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Coming up with a steady stream of ideas is par for the course for content and demand gen marketers.
Not every idea is necessarily perfectly aligned, or can be followed up on, however, what makes a strong piece of content stand out from the others is almost always the research behind it.
Smart marketers gotta do research. And there are a lot of different methods and starting points to conduct the research.
To help, I’ve compiled some great resources for you right here to make the beginning of getting the content train moving a little easier.
Read on for 9 tips with sources to research your upcoming content campaigns.
Before you embark on your next content campaign, get a handle on what’s working well right now.
Since Moz pulled the plug on their Moz Content tool in November this year, BuzzSumo is arguably the best content research tool in town – and the best tool to use to scope out successful campaigns.
Use BuzzSumo to find out what content is performing best for key influencers in your market. You can also see what topics and keywords are getting the most attention.
The BuzzSumo report will tell you how many shares each piece of content got across the various social media channels, how long the content is, and the number and quality of backlinks.
The best way to understand your audience is to talk to them.
Consider interviewing some of your customers to find out more about who they are, why they bought your solution, and how they use it.
If that’s not feasible, send customer surveys to people who have bought your products. Or add popup or sidebar surveys to your online content to allow visitors to give their feedback on a particular subject's relevancy or point of view.
Customer feedback will help you create content that is meaningful to your target audience – and more engaging.
Look at your own past content performance to see what campaigns performed well – and which didn’t.
Use your website analytics tool (most of us use Google Analytics for this, but your company may use something else) to analyze traffic and user activity.
Pull reports from your social media platforms to determine how your promotional efforts went over for each campaign.
Gather metrics from your mailing list service provider to see what content garnered the most opens and clicks.
Don’t neglect user experience when coming up with your next content campaign! Though the written content is the most important thing, the design of your content will impact how (and if) it gets read or otherwise consumed.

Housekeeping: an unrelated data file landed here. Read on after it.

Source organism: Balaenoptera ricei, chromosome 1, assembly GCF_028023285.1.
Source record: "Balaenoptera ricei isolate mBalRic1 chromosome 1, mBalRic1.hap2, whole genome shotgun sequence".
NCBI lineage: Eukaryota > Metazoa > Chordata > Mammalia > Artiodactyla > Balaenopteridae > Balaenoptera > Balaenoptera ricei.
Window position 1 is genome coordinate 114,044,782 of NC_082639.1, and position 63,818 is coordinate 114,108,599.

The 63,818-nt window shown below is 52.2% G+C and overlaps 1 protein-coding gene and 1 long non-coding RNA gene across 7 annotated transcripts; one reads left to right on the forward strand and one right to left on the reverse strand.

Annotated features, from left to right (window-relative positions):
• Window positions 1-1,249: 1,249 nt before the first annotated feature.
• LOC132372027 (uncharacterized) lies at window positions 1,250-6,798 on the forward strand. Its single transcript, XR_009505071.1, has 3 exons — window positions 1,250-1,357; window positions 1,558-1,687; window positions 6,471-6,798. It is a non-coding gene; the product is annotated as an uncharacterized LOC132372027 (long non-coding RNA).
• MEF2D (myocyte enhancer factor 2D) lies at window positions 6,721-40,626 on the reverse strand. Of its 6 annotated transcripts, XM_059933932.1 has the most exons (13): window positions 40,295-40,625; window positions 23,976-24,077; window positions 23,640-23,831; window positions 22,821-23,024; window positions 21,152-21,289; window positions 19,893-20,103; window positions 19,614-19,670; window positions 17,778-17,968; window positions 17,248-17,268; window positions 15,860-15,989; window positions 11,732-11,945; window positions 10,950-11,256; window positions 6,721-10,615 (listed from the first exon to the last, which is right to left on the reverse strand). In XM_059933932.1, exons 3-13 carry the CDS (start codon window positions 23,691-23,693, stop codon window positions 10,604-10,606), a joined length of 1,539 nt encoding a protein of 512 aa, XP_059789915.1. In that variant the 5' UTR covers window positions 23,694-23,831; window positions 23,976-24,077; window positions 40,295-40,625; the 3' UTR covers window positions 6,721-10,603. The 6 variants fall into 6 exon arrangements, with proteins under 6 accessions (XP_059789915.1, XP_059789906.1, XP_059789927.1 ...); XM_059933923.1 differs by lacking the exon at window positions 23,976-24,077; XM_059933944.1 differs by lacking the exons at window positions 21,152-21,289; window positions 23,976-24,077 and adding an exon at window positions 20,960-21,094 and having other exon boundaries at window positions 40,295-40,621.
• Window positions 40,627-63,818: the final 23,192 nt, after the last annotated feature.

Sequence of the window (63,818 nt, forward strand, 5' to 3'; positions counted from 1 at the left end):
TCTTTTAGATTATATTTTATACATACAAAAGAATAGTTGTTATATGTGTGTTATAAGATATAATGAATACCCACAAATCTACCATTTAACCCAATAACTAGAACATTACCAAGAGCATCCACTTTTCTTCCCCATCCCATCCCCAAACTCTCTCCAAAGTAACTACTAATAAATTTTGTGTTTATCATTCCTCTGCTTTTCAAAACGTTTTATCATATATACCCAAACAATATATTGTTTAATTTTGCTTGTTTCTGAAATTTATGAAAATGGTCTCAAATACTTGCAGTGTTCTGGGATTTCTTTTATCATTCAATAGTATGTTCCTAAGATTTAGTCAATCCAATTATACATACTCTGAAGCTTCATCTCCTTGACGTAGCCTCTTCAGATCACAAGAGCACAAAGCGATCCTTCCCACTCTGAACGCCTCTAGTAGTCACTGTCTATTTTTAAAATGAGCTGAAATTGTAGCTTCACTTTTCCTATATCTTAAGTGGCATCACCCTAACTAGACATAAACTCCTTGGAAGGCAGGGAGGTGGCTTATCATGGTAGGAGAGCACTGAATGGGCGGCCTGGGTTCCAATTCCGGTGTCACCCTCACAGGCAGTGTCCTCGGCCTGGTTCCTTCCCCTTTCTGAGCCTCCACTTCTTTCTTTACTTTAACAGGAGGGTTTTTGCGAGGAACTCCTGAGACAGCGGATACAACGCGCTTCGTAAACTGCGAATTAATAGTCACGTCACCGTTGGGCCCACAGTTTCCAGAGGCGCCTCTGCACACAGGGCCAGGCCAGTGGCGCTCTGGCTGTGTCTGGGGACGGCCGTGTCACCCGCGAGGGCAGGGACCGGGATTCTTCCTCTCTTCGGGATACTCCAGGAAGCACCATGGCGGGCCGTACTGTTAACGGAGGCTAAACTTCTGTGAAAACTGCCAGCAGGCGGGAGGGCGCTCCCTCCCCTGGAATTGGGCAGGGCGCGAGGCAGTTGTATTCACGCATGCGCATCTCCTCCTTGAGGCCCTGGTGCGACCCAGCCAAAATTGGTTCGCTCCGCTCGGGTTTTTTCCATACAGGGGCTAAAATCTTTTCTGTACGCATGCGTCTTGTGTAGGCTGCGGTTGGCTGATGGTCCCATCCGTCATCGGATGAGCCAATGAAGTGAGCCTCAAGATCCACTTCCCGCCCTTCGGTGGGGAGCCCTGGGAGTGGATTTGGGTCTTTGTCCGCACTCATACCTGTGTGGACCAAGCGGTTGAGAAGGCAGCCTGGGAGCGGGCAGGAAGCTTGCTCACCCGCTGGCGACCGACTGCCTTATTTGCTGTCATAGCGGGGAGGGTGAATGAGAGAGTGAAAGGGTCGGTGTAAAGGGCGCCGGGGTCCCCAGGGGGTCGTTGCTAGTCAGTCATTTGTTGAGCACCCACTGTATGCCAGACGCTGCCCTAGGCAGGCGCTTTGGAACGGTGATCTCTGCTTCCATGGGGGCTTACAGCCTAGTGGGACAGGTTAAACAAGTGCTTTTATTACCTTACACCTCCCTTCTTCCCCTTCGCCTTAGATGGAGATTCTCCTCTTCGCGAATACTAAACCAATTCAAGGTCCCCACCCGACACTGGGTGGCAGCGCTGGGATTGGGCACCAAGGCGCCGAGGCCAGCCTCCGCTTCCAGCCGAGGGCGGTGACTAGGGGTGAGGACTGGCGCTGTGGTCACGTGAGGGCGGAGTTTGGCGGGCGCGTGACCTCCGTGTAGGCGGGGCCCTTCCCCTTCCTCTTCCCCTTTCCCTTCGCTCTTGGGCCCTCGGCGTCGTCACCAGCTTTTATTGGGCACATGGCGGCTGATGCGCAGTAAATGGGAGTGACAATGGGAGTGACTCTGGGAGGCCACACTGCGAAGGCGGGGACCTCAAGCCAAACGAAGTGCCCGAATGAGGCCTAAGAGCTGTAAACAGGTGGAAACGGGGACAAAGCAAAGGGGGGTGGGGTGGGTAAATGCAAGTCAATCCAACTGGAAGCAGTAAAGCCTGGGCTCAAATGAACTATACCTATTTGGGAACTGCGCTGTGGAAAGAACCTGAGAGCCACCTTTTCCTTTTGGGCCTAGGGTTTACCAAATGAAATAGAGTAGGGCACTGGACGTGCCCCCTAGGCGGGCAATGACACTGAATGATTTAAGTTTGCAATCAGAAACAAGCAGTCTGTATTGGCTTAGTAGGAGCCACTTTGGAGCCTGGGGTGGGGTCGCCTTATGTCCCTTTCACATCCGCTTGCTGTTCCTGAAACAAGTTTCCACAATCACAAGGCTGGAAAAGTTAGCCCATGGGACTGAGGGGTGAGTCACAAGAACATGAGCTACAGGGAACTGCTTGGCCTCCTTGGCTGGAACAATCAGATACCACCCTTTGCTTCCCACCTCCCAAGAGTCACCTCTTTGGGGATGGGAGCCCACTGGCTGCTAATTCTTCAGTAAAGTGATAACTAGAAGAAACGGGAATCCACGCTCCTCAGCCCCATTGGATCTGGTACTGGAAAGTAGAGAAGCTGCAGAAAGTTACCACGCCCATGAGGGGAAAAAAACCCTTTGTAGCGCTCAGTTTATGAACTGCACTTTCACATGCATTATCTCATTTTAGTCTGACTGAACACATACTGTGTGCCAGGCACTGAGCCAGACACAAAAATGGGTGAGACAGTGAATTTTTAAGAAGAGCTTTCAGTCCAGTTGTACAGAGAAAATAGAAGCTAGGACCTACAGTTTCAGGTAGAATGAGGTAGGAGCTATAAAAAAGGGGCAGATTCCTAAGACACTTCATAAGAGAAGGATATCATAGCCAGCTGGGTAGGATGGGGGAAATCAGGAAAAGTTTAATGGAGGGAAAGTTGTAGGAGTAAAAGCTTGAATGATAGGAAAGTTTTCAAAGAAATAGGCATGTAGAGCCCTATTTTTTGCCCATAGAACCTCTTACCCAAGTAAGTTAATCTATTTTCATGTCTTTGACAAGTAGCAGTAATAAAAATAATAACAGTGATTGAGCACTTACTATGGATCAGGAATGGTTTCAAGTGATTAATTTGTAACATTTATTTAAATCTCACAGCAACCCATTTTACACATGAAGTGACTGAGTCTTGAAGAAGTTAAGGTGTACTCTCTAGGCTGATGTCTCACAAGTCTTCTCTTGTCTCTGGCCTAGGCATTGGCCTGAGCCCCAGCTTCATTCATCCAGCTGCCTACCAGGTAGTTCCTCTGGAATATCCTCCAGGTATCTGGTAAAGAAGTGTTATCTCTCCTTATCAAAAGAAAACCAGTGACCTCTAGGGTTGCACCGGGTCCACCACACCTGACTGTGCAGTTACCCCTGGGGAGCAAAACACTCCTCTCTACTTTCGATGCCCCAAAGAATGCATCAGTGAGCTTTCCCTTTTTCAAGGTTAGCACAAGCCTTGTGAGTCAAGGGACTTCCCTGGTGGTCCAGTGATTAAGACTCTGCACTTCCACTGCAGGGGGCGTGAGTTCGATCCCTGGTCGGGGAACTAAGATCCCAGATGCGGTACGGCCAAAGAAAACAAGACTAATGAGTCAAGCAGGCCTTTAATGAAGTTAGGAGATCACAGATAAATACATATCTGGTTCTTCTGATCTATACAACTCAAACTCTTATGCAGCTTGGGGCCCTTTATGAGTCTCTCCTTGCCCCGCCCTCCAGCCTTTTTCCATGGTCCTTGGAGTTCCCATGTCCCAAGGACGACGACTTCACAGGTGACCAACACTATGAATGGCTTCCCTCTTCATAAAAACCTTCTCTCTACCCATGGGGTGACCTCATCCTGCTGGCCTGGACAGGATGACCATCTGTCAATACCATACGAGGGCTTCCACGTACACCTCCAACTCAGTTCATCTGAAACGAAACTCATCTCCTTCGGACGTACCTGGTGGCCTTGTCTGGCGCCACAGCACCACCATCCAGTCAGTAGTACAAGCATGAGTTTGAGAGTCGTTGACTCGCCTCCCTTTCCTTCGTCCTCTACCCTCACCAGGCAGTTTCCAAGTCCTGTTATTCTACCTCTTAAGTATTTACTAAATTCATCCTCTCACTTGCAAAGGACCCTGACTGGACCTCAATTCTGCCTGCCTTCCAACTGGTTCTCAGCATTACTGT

If you’d like to dive deeper into design and user experience, InVision’s blog is chock-full of great resources.
I recommend, however, that you actually have conversations with your designer, too. Their knowledge and experience will give you real-world perspective.
Coming up with a theme for your content campaign helps you get more audience attention and makes your job easier. More on that (plus examples) here.
How does this help you with your research? It actually helps you in 2 ways.
You can research how others are implementing the same (or a similar) theme, and see what’s working – and even better, what you can improve upon.
Researching the elements for the campaign itself – copy/content, design, format – is much easier because your choices are more limited. If, for example, you are going with a Halloween theme, like I did in one of my 2016 posts, your design choices are narrower – which makes it so much easier for you to make quick, smart decisions.
Consider the holidays, celebrations, and national events are coming up. It might make sense to create a content campaign around one of those occasions.
Here is a holiday calendar for the U.S. that I refer to frequently. (Just change countries if you serve an audience outside the U.S.)
Think With Google Marketer’s Almanac is another fantastic source of insights on seasonal trends and events.
If you really want to get creative, add this holidays and observances calendar to your Google Calendar. You’ll get a laugh out of it, if anything! Did you know that Dec 28 is National Chocolate Day?
Use Facebook Graph Search to find out what your target audience is excited about and what’s working for your competitors on Facebook.
This is as simple as using Facebook’s search bar on Facebook. Type in competitor names, product names, target audience interests, or even hashtags. This semantic search engine will give you relevant results related to the context of your search term.
Need more details about how to use Facebook Graph Search? Social Media Examiner has a great article on the subject.
Mining research reports for data to lend credibility to your content is always a great idea. But you can also start with the research report to get inspiration for upcoming content campaigns.
Some good sources for research reports that will inspire your content campaigns are:
Looking for even more sources? This HubSpot article lists 19 more beyond the ones I mention here.
These 9 tips and accompanying resources should be more than enough to validate your content campaign ideas, or drum up brand new ideas.
Did I miss any resources? Comment here and share the knowledge wealth!